Published April 14, 2012
Democrats will have a difficult time retaking the House, despite the party’s recently optimism about the November elections, according to a recent analysis by the nonpartisan Rothenberg Political Report.
The party will need a net gain of 25 seats to retake the chamber lost to Republicans in the 2010 elections, which even President Obama described as a “shellacking.”
The politically-influenced redrawing of congressional districts, based on new Census numbers, gives neither party a clear advantage in 2011, Stuart Rothenberg, of the Washington-based firm, said last week.
However, House Democrats retiring in such states as Arkansas, Indiana, North Carolina, Oklahoma and even Illinois along with a “surprising” problem in recruiting good candidates leaves the party with “limited” opportunities, he says.
Among the biggest recruiting problems are Pennsylvania’s 7th District, held by GOP Rep. Pat Meehan; West Virginia’s 1st District, held by GOP Rep. David McKinley, and Illinois’ 12th District, where Democratic Rep. Jerry Costello is retiring, according to Rothenberg.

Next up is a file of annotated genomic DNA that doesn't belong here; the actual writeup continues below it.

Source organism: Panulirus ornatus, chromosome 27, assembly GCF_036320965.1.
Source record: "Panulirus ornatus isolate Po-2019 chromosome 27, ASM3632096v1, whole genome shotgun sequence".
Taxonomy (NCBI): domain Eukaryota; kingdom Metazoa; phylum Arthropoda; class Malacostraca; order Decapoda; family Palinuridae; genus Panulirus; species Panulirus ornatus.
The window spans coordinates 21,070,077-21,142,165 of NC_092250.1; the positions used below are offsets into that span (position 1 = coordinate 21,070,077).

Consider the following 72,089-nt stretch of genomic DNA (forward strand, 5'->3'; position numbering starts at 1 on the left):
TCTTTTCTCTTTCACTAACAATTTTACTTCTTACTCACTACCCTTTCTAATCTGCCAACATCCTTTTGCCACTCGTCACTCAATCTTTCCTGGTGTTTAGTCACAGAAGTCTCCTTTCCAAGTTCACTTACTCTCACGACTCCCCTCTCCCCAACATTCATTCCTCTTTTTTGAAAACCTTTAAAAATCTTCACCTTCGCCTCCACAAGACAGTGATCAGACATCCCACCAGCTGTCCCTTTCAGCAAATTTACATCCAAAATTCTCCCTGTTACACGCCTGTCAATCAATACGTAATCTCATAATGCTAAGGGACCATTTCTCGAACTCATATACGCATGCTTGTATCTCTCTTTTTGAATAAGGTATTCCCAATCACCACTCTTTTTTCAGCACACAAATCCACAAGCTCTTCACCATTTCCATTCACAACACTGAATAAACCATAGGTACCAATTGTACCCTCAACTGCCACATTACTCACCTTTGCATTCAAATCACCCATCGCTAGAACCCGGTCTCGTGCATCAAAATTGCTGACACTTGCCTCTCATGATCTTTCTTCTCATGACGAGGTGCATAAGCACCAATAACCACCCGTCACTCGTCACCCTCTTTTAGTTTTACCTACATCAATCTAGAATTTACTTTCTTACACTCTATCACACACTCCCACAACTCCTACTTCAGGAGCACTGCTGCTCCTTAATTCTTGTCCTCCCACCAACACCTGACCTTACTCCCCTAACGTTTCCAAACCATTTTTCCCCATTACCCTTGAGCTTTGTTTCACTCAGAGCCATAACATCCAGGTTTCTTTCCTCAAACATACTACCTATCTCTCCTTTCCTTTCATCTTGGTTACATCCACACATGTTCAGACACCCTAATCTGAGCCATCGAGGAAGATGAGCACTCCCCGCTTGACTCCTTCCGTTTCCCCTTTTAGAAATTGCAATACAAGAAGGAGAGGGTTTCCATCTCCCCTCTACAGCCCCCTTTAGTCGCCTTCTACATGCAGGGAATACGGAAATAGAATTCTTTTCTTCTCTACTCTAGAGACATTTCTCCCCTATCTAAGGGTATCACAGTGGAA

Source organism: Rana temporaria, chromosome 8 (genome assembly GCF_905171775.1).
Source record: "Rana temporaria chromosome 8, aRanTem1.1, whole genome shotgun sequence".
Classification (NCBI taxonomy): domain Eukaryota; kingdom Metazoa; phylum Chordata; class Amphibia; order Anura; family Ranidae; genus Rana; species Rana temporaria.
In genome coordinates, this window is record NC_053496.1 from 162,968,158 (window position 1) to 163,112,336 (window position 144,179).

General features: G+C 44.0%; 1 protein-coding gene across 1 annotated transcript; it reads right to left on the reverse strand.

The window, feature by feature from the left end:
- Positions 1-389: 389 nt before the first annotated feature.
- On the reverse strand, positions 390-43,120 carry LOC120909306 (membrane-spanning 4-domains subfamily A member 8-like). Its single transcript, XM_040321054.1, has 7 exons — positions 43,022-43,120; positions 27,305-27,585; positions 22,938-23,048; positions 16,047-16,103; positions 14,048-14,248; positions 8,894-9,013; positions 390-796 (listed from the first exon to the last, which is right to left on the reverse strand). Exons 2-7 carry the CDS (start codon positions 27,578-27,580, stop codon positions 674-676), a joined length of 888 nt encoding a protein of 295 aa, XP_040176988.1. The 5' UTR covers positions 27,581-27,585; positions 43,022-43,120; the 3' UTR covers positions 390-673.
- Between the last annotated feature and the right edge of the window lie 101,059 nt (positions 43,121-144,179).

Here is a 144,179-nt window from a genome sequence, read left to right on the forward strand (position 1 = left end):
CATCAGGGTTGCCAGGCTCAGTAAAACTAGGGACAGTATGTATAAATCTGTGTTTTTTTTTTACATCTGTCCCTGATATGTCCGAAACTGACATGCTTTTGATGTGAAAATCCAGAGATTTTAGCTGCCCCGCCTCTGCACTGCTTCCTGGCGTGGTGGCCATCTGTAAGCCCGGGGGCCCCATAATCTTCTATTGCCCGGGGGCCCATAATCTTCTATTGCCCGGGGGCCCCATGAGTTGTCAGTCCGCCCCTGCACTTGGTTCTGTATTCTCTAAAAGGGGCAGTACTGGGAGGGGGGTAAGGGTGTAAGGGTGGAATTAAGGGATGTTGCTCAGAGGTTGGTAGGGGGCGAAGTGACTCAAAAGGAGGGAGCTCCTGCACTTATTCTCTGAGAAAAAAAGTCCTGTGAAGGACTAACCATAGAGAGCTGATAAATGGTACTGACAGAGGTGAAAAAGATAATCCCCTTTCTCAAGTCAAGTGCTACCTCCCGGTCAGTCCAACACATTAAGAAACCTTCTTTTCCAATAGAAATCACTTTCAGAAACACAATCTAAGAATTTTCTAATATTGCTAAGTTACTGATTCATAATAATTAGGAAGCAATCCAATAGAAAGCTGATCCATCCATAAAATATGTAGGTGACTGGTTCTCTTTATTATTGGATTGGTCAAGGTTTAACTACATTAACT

“Democrats appear to need to knock off close to a couple of dozen incumbent Republicans, a tough assignment in a non-wave political environment,” he writes.
"The number of seats Democrats need to win is getting larger by the day,” Paul Lindsay, spokesman for the National Republican Congressional Committee, said Saturday. “When you add that to the overwhelming opposition to their big government policies like ObamaCare, the path to Nancy Pelosi's campaign for speaker (again) is becoming even more unclear."
Rothenberg said the mostly likely outcome is small gains by Democrats.
Democratic Rep. Steny Hoyer, Maryland, said last week that roughly 50 percent of the 76 Congressional districts on which House Democrats are focused “are really solid opportunities for us."
Rothenberg thinks the under-performing economy and concern about lawmakers not taking the country in the right direction presents substantial risk for both parties. He added that votes still could be influenced by Hill legislative battles between now and November – including ones on the GOP-backed budget and the so-called Buffet Rules that would increase the tax rate on the country’s highest wage-earners.
Hoyer, the House minority whip, told CNN he thinks his party will retake the House should the economy improve.
"I think our chances are reasonably good that we can take back the House, and if the economy continues to perform as it's been performing, I think we will take back the House," he said.